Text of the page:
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FOR IMMEDIATE RELEASE
Date: February 06, 2002
Virginia poultry farmers meet deadline for required nutrient management plans
(RICHMOND, VA) Nutrient management plans have been approved for 1,068 poultry operations across the state covering 121,848 acres of agricultural land receiving poultry waste. These plans were developed by the Oct. 1, 2001 deadline for regulatory permits established through legislation two years ago. The plans were approved by the Virginia Department of Conservation and Recreation.
According to department officials, these statistics account for at least 98 percent of farms identified as requiring a permit. In the Commonwealth, poultry producers with more than 11,000 turkeys or more than 20,000 chickens are required to have Virginia Pollution Abatement (VPA) General Permit to regulate the storage and land application of poultry waste.
The permit is accompanied by a DCR-approved nutrient management plan that outlines steps to prevent waste from running off land and into state waters.
Public- and private-sector professional plan writers, poultry companies and growers all had roles in meeting the deadline.
"We should acknowledge poultry companies' assistance determining which growers needed updated or new plans, collecting litter samples and helping schedule farm visits," said Leon E. App, DCR acting director.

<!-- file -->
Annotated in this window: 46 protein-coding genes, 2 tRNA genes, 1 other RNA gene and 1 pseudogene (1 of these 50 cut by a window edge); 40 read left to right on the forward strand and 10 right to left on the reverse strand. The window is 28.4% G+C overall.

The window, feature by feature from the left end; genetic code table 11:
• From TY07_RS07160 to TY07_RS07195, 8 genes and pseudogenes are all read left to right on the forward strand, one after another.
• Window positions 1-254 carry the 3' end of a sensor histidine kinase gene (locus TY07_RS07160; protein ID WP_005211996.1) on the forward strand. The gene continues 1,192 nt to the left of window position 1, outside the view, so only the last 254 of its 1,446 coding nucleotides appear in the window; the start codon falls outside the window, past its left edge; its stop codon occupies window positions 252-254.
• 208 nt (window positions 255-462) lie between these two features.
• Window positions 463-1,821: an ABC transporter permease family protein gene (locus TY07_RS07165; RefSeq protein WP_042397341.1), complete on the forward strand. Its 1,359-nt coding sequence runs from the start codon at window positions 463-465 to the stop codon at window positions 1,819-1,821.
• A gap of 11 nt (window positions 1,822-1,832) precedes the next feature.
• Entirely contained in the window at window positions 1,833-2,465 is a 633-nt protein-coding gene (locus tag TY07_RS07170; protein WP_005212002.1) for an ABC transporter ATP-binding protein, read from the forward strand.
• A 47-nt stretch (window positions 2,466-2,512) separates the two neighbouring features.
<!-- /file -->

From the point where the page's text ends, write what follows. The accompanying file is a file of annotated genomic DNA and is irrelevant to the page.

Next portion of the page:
While some growers in Virginia had existing plans, those needed modification to meet additional requirements of the regulation. For many operations, however, plans had to be developed and written.
Each nutrient management plan identifies adequate poultry waste storage sites that meet the requirements of the legislation. These are: poultry waste stockpiles must be covered within 14 days, new storage facilities can't be in the 100-year floodplain or on soils with a water table in close proximity to the surface, and must prevent contact with surface or ground water. The legislation also requires periodic soil and waste monitoring to determine nutrient levels. Plans developed or revised after October 1, 2001 must be limited on both nitrogen and phosphorus.
"Cooperation from the Virginia Poultry Federation and poultry companies was invaluable in achieving a monumental task," said Jack E. Frye, DCR soil and water conservation director. "This illustrates partnerships we've fostered to continue a conservation ethic in the agricultural community."
Twenty-one meetings around the state covered the permitting process, nutrient management planning and options for managing poultry litter. These meetings were critical for educating growers and relaying the importance of beginning the process as early as possible. DCR, Virginia Cooperative Extension, Virginia Department of Environmental Quality, Virginia Farm Bureau Federation, Virginia Poultry Federation and Virginia poultry companies conducted the meetings. More than 1,200 poultry growers, managers and poultry company representatives attended.
For more information, call Scott Ambler at DCR at (804) 786-2235.